If the reports lead to additional funding to improve those highways, that would be very welcomed, as you know, by people who live in my riding and people from across Canada and the world who use them.
    As part of our $3.6-billion investment program, we are undertaking some twinning in that region and some improvements in that region.
    The dream is still twinning right from the Alberta border through to—
    Yes, fair enough. I understand.
    I'm just happy to see the agreement with the Mi'kmaq and the Maliseet first nations. I think our report indicated that aboriginal parks are the way of the future, and hopefully we'll see a lot more allocated in future budgets to make that happen.
    We're encouraged also. We have collaborative relationships with the Mi'kmaq and the Maliseet in New Brunswick but also in Nova Scotia, as you might be aware. The Peskotomuhkati are also part of that relationship and an important partner for us in southwestern New Brunswick.
    We certainly need more of that going forward.
    I agree.
    That's the end of your swap time.
    Now I'll go back to Mr. Stetski, who I assume will respect the gentleman's agreement that he has with Mr. Lake.
    I think I could use a cookie....
    Some hon. members: Oh, oh!
    Mr. Wayne Stetski: I'm happy to turn it over to Mr. Lake.
     Thank you.
    It's funny. I feel obligated to talk about the parks in Alberta after hearing my colleagues talk about parks, but rather than get Mr. Stetski a cookie, I will say how much I enjoy travelling through his area. I spend a significant amount of time, of course, in the neighbouring province. It's right on the border with Alberta. It's a beautiful part of the country.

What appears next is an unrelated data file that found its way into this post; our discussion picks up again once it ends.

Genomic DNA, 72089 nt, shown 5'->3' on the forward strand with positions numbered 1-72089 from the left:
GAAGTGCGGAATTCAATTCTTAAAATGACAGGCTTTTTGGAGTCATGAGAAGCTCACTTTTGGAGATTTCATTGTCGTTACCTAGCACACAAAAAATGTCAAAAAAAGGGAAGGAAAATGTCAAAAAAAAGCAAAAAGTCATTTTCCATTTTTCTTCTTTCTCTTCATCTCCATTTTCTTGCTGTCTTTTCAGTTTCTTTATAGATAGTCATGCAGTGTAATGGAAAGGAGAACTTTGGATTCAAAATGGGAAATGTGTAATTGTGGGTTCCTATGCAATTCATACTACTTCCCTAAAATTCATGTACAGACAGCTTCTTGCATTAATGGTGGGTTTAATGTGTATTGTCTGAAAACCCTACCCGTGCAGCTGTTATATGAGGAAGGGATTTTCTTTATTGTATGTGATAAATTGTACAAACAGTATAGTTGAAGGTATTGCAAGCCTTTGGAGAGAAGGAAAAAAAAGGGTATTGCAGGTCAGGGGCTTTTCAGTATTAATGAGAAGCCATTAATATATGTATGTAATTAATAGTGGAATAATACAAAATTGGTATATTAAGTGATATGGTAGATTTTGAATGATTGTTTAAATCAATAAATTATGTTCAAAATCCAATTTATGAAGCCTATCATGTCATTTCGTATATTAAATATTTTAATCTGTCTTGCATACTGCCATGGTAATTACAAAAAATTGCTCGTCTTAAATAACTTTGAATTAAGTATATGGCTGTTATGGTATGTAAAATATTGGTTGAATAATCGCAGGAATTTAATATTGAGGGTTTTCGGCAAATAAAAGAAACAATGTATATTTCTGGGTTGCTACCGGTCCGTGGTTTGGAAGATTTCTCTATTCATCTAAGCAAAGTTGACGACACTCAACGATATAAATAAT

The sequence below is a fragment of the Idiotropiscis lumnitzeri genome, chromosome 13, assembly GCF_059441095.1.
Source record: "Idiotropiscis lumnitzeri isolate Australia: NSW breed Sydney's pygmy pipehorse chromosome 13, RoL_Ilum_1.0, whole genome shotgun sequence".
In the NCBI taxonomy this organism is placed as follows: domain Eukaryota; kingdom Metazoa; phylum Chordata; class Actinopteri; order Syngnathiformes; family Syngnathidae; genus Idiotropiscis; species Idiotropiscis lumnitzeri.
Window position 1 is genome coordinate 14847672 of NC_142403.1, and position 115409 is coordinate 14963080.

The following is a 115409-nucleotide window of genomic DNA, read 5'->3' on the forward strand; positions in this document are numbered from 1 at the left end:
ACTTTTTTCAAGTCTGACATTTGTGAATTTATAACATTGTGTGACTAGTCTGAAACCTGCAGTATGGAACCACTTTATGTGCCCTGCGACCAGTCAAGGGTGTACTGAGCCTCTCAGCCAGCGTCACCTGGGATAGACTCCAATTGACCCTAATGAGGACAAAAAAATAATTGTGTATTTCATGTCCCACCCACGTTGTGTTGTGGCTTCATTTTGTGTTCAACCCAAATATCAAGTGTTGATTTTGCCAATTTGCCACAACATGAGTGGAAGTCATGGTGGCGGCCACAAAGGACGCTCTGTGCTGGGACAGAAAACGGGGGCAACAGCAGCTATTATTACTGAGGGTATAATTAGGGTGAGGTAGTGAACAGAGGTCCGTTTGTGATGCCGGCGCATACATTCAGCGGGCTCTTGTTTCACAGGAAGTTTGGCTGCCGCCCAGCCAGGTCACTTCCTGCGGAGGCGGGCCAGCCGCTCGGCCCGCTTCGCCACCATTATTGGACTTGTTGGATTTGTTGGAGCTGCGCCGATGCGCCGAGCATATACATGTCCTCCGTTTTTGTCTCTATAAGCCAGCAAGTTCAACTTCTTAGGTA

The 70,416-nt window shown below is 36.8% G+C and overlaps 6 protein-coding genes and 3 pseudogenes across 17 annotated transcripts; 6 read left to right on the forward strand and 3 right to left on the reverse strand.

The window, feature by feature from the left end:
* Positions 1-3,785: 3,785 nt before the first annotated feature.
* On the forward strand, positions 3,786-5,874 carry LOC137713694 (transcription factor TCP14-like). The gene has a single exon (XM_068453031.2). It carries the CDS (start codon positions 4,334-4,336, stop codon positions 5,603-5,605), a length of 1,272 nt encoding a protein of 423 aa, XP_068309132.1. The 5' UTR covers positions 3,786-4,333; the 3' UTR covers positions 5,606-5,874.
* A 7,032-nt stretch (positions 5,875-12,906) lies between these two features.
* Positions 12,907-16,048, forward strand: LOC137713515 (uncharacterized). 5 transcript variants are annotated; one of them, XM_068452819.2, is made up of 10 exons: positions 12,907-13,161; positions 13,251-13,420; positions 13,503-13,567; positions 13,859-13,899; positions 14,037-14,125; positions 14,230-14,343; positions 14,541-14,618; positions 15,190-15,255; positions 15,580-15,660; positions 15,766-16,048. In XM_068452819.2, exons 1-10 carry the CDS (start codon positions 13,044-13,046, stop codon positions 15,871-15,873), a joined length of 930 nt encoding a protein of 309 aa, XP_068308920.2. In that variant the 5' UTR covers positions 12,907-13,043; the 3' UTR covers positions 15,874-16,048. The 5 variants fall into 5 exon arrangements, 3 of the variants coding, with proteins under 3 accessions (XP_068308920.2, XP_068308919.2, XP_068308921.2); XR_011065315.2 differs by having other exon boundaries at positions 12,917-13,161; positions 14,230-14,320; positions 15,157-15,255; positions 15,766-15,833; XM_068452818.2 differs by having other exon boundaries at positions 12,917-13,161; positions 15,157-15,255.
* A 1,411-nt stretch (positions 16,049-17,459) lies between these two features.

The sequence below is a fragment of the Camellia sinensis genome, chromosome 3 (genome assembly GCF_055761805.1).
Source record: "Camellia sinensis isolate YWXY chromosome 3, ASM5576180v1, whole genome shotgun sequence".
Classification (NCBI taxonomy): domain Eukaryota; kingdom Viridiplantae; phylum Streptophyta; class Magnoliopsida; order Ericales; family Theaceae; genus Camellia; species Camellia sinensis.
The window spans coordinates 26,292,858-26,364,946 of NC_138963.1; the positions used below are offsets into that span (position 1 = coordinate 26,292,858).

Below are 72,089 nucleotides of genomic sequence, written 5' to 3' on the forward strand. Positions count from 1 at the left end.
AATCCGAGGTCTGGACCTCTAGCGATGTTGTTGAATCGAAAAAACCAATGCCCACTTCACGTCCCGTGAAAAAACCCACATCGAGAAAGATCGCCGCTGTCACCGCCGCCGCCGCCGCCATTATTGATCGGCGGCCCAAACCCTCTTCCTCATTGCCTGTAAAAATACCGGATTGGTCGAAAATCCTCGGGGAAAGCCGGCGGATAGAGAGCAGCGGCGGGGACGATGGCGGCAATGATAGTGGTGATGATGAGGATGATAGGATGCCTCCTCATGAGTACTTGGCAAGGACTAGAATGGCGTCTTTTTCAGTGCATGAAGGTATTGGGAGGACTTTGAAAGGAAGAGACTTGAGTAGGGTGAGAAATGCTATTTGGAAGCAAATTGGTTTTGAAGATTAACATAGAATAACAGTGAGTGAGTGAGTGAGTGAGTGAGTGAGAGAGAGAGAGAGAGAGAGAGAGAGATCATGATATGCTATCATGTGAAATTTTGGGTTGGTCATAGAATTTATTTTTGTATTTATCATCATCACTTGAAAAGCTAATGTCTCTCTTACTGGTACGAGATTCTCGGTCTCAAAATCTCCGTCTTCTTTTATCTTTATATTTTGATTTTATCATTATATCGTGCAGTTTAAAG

As much as I'd like to talk about those things, I'm probably not going to take up too much of your time in terms of where I'm going to go with my time.
     We have had a few challenges in this committee in terms of those of us who believe in the principle that the minister should come before the committee on supplementary estimates when we're voting on an extra $85 million being spent, especially when we hear that the minister has turned us down but was in the House literally immediately before the committee speaking. She's clearly here; she represents a riding that's here. We want to make sure as committee that we give her every chance to appear, because I'm sure she really wants to come before the committee. Maybe we were too restrictive in our time frame by only offering committee slots to her.
    I'm going to move a motion right now, which I gave notice of previously:
That the Committee invite the Minister of the Environment to appear before the Committee at any time over the next two weeks to answer questions on the Supplementary Estimates (A), 2018-19.